The More Populous World and More Worlds: I know the difference between a Dungeons and Dragon character and myself. I know that my next door neighbors aren’t really Orcs. I know that I am not King Arthur. I get all that. I’m not Walter Mitty – though who hasn’t imagined doing something like Mitty imagines. I sometimes imagine tossing a match over my shoulder as I leave my building, but I would never do that. There are cats and dogs who live there, after all. But I also know that there are dragons in the office boardroom, and trolls in the cubicles. I know that there are demons in the wild places that fight for control of the heart. I know in the same way that I know that I used an actual Greyhound ticket to get there and that I need to watch my cholesterol. I see the reductionist, 19th century, post-Enlightenment approach to reality as too sparse, too barren, too bereft and unpopulated to choose to live there only. In the words of Shyamalan’s film, “I see dead people.” Maybe I don’t talk to Elvis, but I might talk to Berlioz or Byron or Aristotle. How is this fundamentally different than praying to Saints or consulting your ancestors with incense? Some of you talk to your cats, after all, and I’d talk to your cats too, if I got to know them. When I walk in the night, it is not merely dark – I am “with the night”. When I look in the mirror before I go out, I am not merely Asher, I am a “black lion”. Yes, that’s a metaphor for my personality, but it’s also not “just” a symbol in some way that isolates it dialectically from who I am. It’s a distinction, not an opposition. Asher isn’t just my name – it’s *who* and *what* I am, and the night isn’t just a few hours before dawn, it’s my *home*. Midnight is my hour and Halloween is my Valentine’s Day. Sure, you could say “that guy’s a little off” but even if that were true, what I said is also true. They’re not mutually exclusive. What’s the adage? “Just because you’re paranoid doesn’t meant there aren’t people or things trying to kill you.” So if you think people with rich imaginations, who live in them as much as they do in Starbucks and Whole Foods or in front of the TV in their living rooms watching “Reality Programming” (whole other set of issues there) are in some way broken, rationality requires dealing with this as a separate question from whether what they’re talking about and the language they’re speaking are also really “real”. And even when it’s not a consensual and communal reality (which merely depends on who consents and which community we’re talking about – the larger community of “everyone” *certainly* does not agree on these topics) – even then, just because one inhabits a kingdom of one’s own design, or a lair of one, does not mean that it isn’t there. Not if we’re being logically consistent. Those who stride the ‘many’ worlds send back enough maps and travelogues that, whether we call them stories or imaginary experiences or fantasies or spiritual journeys or spirit walks or transcendent insights or metaphors for internal emotional experience or daydreams or elaborate brain signals, the vast number of people broadcasting the ‘news’ suggests just as easily that there is also something “there” to be experienced.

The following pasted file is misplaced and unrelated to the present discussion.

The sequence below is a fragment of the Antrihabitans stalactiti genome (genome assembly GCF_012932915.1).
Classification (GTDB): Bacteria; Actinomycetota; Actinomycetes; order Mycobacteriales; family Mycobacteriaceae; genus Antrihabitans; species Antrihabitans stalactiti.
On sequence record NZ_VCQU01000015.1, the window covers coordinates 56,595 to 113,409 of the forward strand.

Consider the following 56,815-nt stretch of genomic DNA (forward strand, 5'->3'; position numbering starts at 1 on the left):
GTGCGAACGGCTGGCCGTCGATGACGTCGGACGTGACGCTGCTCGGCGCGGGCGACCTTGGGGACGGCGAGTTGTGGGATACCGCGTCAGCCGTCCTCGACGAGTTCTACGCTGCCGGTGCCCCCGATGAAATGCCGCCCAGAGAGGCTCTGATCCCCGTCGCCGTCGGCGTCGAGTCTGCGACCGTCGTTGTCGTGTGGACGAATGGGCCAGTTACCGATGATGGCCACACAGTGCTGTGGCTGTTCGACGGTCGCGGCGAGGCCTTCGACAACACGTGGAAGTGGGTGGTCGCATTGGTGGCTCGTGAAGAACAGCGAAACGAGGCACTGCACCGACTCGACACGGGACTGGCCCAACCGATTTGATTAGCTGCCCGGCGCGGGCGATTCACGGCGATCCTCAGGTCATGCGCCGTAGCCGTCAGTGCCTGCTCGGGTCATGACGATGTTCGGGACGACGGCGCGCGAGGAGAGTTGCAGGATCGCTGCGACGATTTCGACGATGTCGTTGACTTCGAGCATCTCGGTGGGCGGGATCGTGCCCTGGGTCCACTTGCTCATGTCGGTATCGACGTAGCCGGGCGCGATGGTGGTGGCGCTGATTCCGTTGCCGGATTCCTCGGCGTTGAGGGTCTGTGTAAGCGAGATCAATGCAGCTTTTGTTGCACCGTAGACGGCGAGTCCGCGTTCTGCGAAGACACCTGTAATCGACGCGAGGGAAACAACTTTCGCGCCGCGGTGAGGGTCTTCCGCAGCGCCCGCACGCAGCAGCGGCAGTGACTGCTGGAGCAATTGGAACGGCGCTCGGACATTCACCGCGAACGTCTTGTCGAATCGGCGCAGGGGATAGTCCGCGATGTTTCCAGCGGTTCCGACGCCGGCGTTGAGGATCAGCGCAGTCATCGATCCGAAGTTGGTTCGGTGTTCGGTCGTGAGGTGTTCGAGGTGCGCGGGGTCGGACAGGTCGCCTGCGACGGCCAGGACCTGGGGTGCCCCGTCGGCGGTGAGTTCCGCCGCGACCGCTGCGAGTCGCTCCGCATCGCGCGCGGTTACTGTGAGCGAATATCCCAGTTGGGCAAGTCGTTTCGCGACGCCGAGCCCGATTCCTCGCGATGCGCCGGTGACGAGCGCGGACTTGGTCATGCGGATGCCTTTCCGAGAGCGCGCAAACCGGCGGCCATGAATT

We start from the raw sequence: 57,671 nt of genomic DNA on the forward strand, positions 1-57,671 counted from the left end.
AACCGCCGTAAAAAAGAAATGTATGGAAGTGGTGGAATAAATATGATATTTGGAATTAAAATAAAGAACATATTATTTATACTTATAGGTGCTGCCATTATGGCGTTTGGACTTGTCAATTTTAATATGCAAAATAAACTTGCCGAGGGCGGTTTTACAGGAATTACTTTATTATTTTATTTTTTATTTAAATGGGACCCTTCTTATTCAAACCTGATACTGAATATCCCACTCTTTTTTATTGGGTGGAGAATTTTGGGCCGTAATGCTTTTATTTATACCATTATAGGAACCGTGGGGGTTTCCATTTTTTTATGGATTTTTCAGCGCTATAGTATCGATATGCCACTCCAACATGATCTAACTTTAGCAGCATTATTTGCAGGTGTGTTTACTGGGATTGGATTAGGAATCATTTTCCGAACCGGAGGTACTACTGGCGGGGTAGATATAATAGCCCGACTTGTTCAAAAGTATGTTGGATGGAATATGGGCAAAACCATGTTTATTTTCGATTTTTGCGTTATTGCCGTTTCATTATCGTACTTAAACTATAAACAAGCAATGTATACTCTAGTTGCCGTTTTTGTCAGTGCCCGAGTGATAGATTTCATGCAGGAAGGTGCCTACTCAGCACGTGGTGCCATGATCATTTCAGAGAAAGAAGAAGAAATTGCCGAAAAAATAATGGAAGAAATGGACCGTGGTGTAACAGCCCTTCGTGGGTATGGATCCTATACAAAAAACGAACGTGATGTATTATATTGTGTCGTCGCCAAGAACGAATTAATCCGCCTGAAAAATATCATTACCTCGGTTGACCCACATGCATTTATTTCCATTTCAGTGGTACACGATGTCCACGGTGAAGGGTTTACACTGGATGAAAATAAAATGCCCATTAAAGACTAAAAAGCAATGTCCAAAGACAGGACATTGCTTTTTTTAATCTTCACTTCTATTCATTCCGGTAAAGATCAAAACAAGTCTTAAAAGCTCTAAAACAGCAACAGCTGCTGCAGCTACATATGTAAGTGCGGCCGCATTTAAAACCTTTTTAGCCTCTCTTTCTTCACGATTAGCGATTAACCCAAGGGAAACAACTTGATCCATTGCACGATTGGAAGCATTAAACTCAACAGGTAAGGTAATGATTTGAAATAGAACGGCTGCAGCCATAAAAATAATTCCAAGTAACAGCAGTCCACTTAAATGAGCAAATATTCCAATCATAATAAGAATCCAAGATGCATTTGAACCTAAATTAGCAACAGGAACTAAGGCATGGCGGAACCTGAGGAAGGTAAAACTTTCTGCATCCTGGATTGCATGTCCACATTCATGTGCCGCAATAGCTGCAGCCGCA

We Need a More Universal Language: It’s an act of vulnerability and authenticity to “admit” to these things. In other cultures at other times – just not this one at this time – it was something to be proud of, not to merely “admit”. But I for one want to say that I create stories not out of just a mechanical act of craftsmanship, using whatever “elements of myth” are lying around to borrow. It’s fine if that’s how you do it. But I dream, and live in dreams, and don’t intend to ever stop. In that sense, I’m not a writer so much as a storyteller who sometimes writes it down. And I’m in immense and immaculate company. Interacting with me will probably cause you to at least touch the stone of some Avalon, if not the one Arthur’s bards dreamed, tho you needn’t feel required to search for it and enter. I myself can see it only through the mist – the mist which is also really there, as far as I’m concerned. I want to make one last point. I think one key to recovering what was stolen from us and, while I depend on Newtonian physics and Descartian logic as much as you do (we all do – so outright discounting them as having no utility is ignorant), I do find it a theft when we say that those are all there is – is finding a terminology that bridges the gap. We need a universal language, a bank of words, or at least one word, that describes this activity. An acquaintance described it as Surface and Deep. I call the places I find and add to or build within “constructs” which I took from Constructivism in Educational Psychology and Political Science (i.e. should we reify ‘the nation’ or are nations merely constructs?). But I think a revived full culture that is less atomized, bigoted, and that closes us off less from each other, needs a word for the activity of journeying in alternate worlds that is acceptable across all subgroups and subcultures of art and spirituality – one that is not merely a psychological construct, and one that does not qualify the experience as “merely” or “just” anything. This is the challenge of living in a multicultural society of many tribes rather than a monocultural one, like a single tribe. It is a form of the question, ‘how do we share our myths as a larger tribe of tribes, if we can’t share the concept of myth itself?’ We need words that do not contain in themselves the seeds of a renewed reductionism in epistemology – in the perceptual matrix that we each adopt to assess what is real. I’m open to suggestions, if you are – or even if you aren’t.